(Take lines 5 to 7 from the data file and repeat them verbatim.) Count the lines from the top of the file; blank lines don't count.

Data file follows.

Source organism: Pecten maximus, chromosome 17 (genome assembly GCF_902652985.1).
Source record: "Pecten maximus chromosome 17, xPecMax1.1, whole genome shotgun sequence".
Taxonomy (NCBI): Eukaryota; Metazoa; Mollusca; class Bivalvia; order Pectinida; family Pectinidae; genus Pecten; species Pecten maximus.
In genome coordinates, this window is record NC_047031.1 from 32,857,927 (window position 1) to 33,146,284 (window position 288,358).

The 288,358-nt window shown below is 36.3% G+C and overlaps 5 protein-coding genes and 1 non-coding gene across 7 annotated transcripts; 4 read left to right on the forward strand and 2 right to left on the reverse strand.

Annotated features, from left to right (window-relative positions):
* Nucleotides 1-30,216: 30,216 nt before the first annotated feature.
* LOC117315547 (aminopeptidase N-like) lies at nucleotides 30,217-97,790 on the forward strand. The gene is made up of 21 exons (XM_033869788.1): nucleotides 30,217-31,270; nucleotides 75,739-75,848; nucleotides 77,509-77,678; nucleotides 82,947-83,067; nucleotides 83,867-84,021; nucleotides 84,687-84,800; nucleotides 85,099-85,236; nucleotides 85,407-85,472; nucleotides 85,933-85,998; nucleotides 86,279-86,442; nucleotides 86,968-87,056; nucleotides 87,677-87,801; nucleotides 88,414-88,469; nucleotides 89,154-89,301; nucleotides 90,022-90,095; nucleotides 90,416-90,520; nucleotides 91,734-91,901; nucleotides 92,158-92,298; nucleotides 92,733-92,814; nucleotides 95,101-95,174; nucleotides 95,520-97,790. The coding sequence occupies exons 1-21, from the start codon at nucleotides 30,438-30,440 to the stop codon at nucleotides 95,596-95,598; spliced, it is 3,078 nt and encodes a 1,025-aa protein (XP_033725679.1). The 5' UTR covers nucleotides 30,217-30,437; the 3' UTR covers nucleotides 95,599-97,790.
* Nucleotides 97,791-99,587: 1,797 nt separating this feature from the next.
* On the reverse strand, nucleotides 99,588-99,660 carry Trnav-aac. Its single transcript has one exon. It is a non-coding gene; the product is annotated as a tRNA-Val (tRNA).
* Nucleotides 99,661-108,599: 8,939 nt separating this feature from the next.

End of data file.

The 288,358-nt window shown below is 36.3% G+C and overlaps 5 protein-coding genes and 1 non-coding gene across 7 annotated transcripts; 4 read left to right on the forward strand and 2 right to left on the reverse strand.

Annotated features, from left to right (window-relative positions):
* Nucleotides 1-30,216: 30,216 nt before the first annotated feature.